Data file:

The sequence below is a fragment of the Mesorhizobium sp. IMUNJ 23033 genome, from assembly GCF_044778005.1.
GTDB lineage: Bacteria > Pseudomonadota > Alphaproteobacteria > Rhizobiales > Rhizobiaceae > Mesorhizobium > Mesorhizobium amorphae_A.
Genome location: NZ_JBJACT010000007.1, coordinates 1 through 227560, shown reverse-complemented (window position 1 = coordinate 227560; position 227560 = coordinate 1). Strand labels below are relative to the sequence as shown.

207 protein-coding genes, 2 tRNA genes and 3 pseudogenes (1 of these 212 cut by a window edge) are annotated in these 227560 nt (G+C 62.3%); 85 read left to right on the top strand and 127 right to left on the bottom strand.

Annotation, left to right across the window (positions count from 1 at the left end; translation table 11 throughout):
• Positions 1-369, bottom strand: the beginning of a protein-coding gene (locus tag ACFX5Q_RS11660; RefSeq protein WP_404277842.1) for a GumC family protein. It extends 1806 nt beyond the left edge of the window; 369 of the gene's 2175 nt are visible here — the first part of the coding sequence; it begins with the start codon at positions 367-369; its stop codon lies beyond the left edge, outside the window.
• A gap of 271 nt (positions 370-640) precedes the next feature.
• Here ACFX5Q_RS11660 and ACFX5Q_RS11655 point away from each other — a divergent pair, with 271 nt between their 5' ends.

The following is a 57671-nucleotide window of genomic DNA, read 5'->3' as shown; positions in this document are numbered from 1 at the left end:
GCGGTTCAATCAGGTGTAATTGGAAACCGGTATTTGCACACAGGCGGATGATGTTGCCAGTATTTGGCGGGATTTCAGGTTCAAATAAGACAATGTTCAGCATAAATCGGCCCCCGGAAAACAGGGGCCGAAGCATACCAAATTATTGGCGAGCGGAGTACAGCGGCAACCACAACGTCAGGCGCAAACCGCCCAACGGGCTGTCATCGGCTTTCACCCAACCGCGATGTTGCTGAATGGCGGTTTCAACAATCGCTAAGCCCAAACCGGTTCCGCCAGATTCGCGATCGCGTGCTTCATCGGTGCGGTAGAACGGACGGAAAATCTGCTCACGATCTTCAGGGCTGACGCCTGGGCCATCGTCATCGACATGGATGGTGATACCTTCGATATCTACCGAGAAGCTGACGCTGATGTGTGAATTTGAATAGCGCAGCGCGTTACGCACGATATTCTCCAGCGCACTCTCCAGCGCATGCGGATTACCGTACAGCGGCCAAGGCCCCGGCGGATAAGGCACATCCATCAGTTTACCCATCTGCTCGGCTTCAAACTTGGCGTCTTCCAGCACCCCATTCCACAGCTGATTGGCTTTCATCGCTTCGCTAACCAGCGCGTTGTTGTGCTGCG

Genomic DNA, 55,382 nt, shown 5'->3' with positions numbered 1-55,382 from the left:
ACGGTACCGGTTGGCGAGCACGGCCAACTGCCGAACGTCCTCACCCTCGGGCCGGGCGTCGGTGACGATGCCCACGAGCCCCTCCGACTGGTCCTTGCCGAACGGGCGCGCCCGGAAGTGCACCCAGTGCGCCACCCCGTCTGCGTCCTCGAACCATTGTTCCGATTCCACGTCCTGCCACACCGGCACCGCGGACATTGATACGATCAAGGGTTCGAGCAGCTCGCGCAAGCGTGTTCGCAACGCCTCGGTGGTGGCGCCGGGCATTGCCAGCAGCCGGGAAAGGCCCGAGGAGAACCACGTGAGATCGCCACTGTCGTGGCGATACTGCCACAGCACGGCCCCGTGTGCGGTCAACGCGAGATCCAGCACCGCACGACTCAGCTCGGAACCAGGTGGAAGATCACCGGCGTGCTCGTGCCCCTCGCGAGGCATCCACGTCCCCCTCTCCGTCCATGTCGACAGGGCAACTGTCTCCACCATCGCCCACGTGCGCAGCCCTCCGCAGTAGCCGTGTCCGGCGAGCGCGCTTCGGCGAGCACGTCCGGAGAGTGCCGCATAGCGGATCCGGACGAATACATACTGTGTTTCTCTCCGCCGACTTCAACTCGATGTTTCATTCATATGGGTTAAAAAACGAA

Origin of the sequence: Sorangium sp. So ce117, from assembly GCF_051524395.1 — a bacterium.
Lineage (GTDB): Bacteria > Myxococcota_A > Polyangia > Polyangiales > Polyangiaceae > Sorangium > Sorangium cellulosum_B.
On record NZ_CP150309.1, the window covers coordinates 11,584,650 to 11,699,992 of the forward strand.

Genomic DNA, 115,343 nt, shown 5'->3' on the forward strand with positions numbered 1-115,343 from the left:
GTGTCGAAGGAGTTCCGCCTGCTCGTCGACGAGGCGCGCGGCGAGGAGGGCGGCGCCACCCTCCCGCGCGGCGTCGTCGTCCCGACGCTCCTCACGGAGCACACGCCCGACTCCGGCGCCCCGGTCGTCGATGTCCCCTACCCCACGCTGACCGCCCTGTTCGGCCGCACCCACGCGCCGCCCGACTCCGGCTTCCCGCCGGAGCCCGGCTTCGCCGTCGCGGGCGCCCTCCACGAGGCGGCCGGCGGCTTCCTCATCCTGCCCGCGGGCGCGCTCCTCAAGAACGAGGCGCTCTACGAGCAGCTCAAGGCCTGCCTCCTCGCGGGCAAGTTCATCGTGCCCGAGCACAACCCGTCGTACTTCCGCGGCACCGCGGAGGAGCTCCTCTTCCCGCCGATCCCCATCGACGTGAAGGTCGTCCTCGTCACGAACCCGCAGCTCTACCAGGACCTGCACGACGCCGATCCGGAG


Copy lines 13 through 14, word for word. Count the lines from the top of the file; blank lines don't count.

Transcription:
Origin of the sequence: Sorangium sp. So ce117, from assembly GCF_051524395.1 — a bacterium.
Lineage (GTDB): Bacteria > Myxococcota_A > Polyangia > Polyangiales > Polyangiaceae > Sorangium > Sorangium cellulosum_B.